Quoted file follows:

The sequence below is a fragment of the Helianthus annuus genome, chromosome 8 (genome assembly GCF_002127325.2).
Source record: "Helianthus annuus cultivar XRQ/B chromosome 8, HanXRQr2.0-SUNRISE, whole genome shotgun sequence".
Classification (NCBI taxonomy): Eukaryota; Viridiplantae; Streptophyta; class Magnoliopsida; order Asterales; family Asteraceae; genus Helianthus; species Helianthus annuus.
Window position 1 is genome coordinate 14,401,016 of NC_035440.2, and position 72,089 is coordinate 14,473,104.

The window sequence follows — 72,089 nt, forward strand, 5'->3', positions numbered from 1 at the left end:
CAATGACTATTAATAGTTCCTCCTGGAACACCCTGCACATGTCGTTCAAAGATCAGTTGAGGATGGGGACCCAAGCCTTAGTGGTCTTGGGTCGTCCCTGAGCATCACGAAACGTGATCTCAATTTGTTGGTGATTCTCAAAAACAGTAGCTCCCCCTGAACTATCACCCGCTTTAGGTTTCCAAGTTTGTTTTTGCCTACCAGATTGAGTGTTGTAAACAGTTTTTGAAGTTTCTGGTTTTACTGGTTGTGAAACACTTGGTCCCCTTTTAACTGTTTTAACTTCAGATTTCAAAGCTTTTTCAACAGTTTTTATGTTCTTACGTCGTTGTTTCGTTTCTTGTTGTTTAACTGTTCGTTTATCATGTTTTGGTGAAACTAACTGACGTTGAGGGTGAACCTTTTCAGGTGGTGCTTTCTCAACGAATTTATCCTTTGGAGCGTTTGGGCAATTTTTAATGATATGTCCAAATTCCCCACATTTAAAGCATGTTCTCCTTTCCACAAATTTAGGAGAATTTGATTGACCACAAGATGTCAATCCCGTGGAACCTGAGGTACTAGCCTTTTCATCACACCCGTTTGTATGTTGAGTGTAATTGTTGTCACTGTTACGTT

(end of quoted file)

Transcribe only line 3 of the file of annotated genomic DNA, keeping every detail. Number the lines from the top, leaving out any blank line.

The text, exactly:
Classification (NCBI taxonomy): Eukaryota; Viridiplantae; Streptophyta; class Magnoliopsida; order Asterales; family Asteraceae; genus Helianthus; species Helianthus annuus.